Australian retail sales rose by +0.5% in September M/M, above expectations of a rise of +0.4% and +0.3% in August. The better retail sales data has raised the question as to whether the RBA will cut interest rates tomorrow, as expected.
The Australian trade deficit by A$420mn, to A$1.46bn in September, from August and below the A$1.55bn forecast. Exports declined by -1.0% to A$24.2bn, whilst imports declined by -2.0% to A$25.6bn.
The Australian services sector (the performance of services index) came in at 42.8 in October, as compared with 41.9 in September, though the 9 consecutive monthly contraction;
The head of the LDP party in Japan, Mr Abe has signalled that he may be willing to allow a parliamentary debate on the budget bill, though he did not suggest that he would support it. The opposition LDP party is trying to force the ruling party (DPJ) to call an election this year by blocking debate on the budget bill. The deadline to resolve the budget bill has been set for the end of this month. Without the passage of the budget bill, Japan will not be able to pay its bills;
Chinese official PMI rose to 55.5 in October, up from 53.7 in September. New orders dropped by -0.2 points to 51.6, though the business expectations component rose by +3.4 points to 63.4. I really don’t know why I report this data – I certainly don’t believe it.
Unlike the official data, the HSBC/Markit services index, on the other hand, suggested that PMI fell to 53.5, from 54.3;
The South China Morning Post reports that the new Standing Committee of the Politburo is “packed with conservatives”. Apparently Mr Jiang Zemin (the former head of China) has been able to place one of his people on the Standing Committee (allegedly to be in charge of the economy) and has ensured that 2 other “reformers” have been bypassed. If true, the appointments which will be a problem for the incoming President Mr Xi Xinping and Premier Mr Li Keqiang. It is also going to be bad news and will result in increased tension between China and Japan at the very least. The outcome will be known on the 15th November, with the Congress to meet, starting on 8th November;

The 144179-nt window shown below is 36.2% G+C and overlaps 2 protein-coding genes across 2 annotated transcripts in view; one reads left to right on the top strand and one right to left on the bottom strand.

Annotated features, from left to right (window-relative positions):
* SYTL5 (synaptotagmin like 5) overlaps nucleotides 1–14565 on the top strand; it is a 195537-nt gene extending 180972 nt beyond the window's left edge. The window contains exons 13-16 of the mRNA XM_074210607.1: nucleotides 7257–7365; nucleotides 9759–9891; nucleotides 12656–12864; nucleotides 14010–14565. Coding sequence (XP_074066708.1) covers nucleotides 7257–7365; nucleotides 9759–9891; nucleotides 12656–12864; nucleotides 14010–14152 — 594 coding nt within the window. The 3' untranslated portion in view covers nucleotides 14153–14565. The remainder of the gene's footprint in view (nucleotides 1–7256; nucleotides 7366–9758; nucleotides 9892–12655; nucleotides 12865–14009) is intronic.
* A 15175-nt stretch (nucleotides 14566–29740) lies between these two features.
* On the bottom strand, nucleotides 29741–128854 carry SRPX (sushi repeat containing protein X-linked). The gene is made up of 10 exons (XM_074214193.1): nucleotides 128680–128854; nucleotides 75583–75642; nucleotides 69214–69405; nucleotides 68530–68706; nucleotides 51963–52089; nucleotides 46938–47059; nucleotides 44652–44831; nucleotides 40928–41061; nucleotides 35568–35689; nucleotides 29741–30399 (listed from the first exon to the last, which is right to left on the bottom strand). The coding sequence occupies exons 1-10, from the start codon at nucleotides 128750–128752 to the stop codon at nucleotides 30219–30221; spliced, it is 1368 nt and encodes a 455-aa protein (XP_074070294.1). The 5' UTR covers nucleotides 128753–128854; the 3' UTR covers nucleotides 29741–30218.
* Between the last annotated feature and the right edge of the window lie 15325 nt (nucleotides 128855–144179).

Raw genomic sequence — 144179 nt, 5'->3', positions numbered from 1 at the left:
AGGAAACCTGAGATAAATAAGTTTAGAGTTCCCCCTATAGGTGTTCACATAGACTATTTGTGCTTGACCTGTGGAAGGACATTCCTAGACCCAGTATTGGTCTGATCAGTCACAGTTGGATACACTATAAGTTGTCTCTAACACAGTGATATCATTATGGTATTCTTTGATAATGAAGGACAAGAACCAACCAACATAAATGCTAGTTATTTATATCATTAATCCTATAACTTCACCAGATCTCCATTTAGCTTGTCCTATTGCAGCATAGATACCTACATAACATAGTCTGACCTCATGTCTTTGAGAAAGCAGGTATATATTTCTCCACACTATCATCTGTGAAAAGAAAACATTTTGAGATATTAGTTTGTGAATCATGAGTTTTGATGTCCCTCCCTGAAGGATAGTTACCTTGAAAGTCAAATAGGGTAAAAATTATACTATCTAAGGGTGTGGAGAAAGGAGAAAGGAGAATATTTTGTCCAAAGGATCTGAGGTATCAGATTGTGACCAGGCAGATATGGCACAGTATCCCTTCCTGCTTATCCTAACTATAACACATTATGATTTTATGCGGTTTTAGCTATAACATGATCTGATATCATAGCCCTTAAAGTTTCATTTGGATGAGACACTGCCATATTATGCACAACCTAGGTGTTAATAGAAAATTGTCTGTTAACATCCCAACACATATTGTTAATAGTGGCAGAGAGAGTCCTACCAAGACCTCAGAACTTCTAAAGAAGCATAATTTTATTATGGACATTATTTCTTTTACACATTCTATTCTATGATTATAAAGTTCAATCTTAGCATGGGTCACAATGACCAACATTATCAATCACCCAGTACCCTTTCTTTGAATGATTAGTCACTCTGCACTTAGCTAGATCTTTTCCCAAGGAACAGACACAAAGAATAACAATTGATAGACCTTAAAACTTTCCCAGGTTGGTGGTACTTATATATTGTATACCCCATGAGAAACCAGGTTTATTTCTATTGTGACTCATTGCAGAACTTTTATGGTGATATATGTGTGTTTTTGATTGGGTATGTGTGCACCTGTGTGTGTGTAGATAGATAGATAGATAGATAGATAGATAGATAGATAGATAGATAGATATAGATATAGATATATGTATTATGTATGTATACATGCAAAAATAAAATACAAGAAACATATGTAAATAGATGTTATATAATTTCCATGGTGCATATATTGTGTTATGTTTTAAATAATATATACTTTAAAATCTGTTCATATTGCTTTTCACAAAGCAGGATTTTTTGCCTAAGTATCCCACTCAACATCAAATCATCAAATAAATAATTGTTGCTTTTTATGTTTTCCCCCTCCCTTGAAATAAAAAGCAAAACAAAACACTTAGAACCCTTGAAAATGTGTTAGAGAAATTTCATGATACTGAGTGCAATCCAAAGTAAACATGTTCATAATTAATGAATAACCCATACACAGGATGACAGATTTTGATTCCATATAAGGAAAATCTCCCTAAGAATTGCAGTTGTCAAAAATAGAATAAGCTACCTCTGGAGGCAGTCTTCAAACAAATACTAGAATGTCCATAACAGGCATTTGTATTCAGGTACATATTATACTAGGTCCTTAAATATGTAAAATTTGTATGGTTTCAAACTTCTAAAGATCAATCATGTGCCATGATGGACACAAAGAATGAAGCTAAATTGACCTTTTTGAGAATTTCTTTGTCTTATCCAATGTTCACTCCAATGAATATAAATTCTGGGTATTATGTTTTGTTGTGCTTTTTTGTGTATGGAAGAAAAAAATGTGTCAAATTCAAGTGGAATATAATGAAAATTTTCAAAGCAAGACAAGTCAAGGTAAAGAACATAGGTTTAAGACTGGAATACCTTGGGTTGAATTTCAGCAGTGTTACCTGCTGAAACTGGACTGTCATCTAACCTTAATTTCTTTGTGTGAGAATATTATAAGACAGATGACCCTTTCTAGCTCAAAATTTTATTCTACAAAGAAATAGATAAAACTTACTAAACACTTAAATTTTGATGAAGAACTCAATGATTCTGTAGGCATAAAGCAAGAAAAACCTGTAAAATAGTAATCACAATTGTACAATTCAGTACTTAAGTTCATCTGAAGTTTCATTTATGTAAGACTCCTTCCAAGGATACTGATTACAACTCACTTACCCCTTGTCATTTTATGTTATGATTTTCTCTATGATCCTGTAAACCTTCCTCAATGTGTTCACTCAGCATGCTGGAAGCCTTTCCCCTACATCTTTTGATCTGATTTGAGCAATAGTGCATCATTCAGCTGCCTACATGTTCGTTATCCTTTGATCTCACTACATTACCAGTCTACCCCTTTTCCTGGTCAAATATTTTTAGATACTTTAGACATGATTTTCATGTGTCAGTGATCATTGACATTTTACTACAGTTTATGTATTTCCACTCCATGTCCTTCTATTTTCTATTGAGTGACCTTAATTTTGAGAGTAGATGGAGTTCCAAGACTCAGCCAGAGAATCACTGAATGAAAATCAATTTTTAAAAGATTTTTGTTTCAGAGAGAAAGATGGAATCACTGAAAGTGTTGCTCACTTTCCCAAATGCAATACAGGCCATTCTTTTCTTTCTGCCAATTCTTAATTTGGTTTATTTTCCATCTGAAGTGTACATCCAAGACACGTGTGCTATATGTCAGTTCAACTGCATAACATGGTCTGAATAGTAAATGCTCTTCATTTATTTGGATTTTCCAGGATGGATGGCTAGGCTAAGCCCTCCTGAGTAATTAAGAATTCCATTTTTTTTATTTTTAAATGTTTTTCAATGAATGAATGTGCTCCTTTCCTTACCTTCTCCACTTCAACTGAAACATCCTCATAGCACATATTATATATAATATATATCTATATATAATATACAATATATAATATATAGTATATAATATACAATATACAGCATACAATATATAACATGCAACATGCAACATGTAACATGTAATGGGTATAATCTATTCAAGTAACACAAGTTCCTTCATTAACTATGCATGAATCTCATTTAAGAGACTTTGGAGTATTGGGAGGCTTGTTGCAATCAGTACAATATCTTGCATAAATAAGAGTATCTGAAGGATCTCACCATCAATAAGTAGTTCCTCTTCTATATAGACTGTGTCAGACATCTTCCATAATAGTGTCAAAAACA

Bloomberg reports that the Indian government may consider raising an additional Rupees 250bn (US$4.6bn), after setting a higher budget deficit for the current fiscal year ending 31st March. The finance minister today stated that GDP growth could be +5.5% to +6.0% this fiscal year, rising to 7.0% next fiscal year and that the budget deficit will -5.3% (previously -5.1%) of GDP – still tough to achieve;
The Greek PM Mr Samaras is desperately trying to ensure that coalition members support the E13.5bn of austerity cuts this Wednesday in Parliament. Following that vote, the Greek Parliament has to approve the 2013 budget by this coming weekend. The passage of the measures are preconditions for Greece to get further bail out funds – which will also require the approval of other EZ countries. The EZ finance ministers meet on the 12th November to discuss this matter. Analysts expect that Mr Samaras will be able to push the vote through. Hmmmm. However, Greece will still require an additional E13bn to E18bn to cover its financing requirements to the end of 2014. The current plan is for Greece to issue short term T Bills, which will be bought by Greek banks and then used as collateral to obtain funds from the ECB. This truly is getting surreal. Remember that Greek debt to GDP is expected to rise above 190% in 2014. Other proposals being discussed by EZ finance ministers include cutting interest rates on bail out funds lent to Greece (by 150bps), extending maturities, debt buy backs and possibly the ECB giving up on “profits” on the Greek bonds that it has bought. The IMF has called for EZ countries to accept a haircut on existing loans. Wont happen. In addition, the Germans are trying to force through an “enhanced compliance” scheme in return, which would force automatic and across the board budget cuts if Greece does not meet its targets. Good luck. (Source FT);
The ECB is to check as to whether it has contravened its own rules by lending to Spanish banks on more generous terms than should have been the case. Essentially, German newspapers (Die Welt) allege that the haircut on collateral provided to the ECB by Spanish banks (18 month T bills) was lower than should have been the case. The impact would be that Spanish banks will need to provide an additional E16.6bn of collateral to the ECB to cover the short-fall, as the E80bn of Spanish T Bills provided by the relevant banks were wrongly classified, as top rated securities, whereas they are of a lower quality. What further collateral, may I ask?. Spanish banks borrowed E378bn from the ECB in September, nearly E250bn more than at the start of the year. Oh dear, bad news for Spanish banks. The IBEX is nearly -1.5% lower today;